We examined the relationship between the intensity and duration of exercise training and the up-regulation of diaphragmatic oxidative and antioxidant enzyme activities. Nine groups of rats exercised for 10 weeks (4days/week). Groups of animals exercised at three intensities (low, moderate, and high); at each exercise intensity, a group of animals ran at one of three exercise durations (30, 60, and 90 min/day). Sedentary animals served as controls. Muscle oxidative capacity was assessed by citrate synthase (CS) activity while antioxidant capacity was evaluated by total superoxide dismutase (SOD) and total glutathione peroxidase (GPX) activities. All intensities and durations of exercise training promoted significant (P<0.05) increases in costal diaphragmatic CS, SOD, and GPX activities. Increases in costal CS, SOD, and GPX activity were independent of the exercise intensity and duration. High and moderate intensity exercise of 90 min duration significantly elelevated (P<0.05) crural diaphragm CS activity. Further, high and moderate intensity exercise of durations ≥60 min promoted significant (P<0.05) increases in crural diaphragm SOD activities. Exercise did not influence (P>0.05) crural diaphragm GPX activity. We conclude that the training threshold for up-regulation of oxidative and antioxidant enzyme activities differs between the costal and crural diaphragm.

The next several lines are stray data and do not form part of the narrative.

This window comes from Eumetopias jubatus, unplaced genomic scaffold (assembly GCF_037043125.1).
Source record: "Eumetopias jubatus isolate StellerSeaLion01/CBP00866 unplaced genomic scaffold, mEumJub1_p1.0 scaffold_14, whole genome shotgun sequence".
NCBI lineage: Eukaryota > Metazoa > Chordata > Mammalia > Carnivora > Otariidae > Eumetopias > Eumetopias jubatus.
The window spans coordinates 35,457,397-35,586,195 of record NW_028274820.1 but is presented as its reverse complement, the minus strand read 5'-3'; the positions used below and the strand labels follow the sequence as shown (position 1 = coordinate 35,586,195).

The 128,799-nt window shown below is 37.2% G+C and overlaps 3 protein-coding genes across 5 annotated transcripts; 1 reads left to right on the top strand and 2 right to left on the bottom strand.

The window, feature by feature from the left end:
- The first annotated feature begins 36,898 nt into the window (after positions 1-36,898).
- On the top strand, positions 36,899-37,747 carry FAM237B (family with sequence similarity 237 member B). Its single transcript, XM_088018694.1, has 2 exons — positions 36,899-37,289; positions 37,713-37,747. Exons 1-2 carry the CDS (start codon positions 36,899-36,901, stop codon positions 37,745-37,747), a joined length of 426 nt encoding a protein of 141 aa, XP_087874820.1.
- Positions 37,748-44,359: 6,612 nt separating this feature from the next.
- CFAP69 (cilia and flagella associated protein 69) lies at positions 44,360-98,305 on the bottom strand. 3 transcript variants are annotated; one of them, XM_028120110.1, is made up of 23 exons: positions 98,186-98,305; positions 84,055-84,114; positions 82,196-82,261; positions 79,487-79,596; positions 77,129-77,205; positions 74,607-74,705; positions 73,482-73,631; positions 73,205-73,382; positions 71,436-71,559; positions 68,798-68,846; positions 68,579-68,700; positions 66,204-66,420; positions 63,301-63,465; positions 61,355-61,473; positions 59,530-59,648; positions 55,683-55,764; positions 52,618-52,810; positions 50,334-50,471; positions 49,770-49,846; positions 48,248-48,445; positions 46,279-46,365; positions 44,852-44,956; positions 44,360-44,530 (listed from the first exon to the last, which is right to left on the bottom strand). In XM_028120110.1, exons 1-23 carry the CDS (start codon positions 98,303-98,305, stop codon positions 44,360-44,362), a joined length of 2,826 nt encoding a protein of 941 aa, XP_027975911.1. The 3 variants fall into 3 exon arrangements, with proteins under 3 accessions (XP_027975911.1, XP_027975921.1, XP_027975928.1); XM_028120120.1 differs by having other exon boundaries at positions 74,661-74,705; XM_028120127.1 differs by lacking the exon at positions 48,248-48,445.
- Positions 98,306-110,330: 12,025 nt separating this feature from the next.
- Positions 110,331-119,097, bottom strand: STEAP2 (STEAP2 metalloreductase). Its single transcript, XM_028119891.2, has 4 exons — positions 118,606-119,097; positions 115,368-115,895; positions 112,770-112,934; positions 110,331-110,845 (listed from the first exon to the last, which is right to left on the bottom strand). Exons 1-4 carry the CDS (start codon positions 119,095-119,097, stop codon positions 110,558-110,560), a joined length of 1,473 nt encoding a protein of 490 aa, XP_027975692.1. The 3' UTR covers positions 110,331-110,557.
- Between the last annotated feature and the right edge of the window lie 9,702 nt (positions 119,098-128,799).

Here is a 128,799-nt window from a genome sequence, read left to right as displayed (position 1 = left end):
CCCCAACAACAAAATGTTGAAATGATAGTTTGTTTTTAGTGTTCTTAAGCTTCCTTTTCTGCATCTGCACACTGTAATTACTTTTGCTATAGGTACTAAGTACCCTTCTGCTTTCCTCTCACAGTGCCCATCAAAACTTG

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- Enzyme activity
- Oxidative capacity
- muscle enzyme activity
- oxidative capacity